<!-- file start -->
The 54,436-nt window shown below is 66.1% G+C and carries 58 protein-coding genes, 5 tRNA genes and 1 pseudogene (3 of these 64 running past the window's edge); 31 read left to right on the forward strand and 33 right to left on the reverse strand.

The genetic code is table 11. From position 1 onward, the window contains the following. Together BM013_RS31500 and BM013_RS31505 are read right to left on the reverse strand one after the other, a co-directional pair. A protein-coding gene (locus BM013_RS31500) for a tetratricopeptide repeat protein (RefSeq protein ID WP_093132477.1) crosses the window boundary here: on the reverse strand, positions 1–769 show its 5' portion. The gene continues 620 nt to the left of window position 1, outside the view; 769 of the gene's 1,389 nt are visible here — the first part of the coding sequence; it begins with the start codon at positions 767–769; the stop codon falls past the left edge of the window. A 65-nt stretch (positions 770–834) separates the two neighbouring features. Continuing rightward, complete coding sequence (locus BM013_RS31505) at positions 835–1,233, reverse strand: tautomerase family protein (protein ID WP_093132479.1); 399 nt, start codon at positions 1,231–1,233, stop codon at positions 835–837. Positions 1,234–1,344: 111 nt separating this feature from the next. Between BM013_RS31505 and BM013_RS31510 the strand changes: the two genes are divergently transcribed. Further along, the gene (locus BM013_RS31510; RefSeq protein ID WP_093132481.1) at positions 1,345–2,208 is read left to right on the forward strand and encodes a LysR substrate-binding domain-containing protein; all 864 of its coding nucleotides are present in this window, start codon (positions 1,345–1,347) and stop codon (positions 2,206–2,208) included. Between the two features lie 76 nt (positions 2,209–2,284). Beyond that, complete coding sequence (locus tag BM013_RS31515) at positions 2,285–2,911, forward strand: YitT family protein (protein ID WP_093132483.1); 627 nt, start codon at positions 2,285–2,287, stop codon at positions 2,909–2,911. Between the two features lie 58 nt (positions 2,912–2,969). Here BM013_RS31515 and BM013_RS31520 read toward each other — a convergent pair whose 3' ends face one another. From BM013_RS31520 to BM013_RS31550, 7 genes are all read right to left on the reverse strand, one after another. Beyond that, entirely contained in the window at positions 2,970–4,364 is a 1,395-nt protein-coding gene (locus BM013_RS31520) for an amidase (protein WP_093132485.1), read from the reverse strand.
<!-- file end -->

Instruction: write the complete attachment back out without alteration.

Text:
The 54,436-nt window shown below is 66.1% G+C and carries 58 protein-coding genes, 5 tRNA genes and 1 pseudogene (3 of these 64 running past the window's edge); 31 read left to right on the forward strand and 33 right to left on the reverse strand.

The genetic code is table 11. From position 1 onward, the window contains the following. Together BM013_RS31500 and BM013_RS31505 are read right to left on the reverse strand one after the other, a co-directional pair. A protein-coding gene (locus BM013_RS31500) for a tetratricopeptide repeat protein (RefSeq protein ID WP_093132477.1) crosses the window boundary here: on the reverse strand, positions 1–769 show its 5' portion. The gene continues 620 nt to the left of window position 1, outside the view; 769 of the gene's 1,389 nt are visible here — the first part of the coding sequence; it begins with the start codon at positions 767–769; the stop codon falls past the left edge of the window. A 65-nt stretch (positions 770–834) separates the two neighbouring features. Continuing rightward, complete coding sequence (locus BM013_RS31505) at positions 835–1,233, reverse strand: tautomerase family protein (protein ID WP_093132479.1); 399 nt, start codon at positions 1,231–1,233, stop codon at positions 835–837. Positions 1,234–1,344: 111 nt separating this feature from the next. Between BM013_RS31505 and BM013_RS31510 the strand changes: the two genes are divergently transcribed. Further along, the gene (locus BM013_RS31510; RefSeq protein ID WP_093132481.1) at positions 1,345–2,208 is read left to right on the forward strand and encodes a LysR substrate-binding domain-containing protein; all 864 of its coding nucleotides are present in this window, start codon (positions 1,345–1,347) and stop codon (positions 2,206–2,208) included. Between the two features lie 76 nt (positions 2,209–2,284). Beyond that, complete coding sequence (locus tag BM013_RS31515) at positions 2,285–2,911, forward strand: YitT family protein (protein ID WP_093132483.1); 627 nt, start codon at positions 2,285–2,287, stop codon at positions 2,909–2,911. Between the two features lie 58 nt (positions 2,912–2,969). Here BM013_RS31515 and BM013_RS31520 read toward each other — a convergent pair whose 3' ends face one another. From BM013_RS31520 to BM013_RS31550, 7 genes are all read right to left on the reverse strand, one after another. Beyond that, entirely contained in the window at positions 2,970–4,364 is a 1,395-nt protein-coding gene (locus BM013_RS31520) for an amidase (protein WP_093132485.1), read from the reverse strand.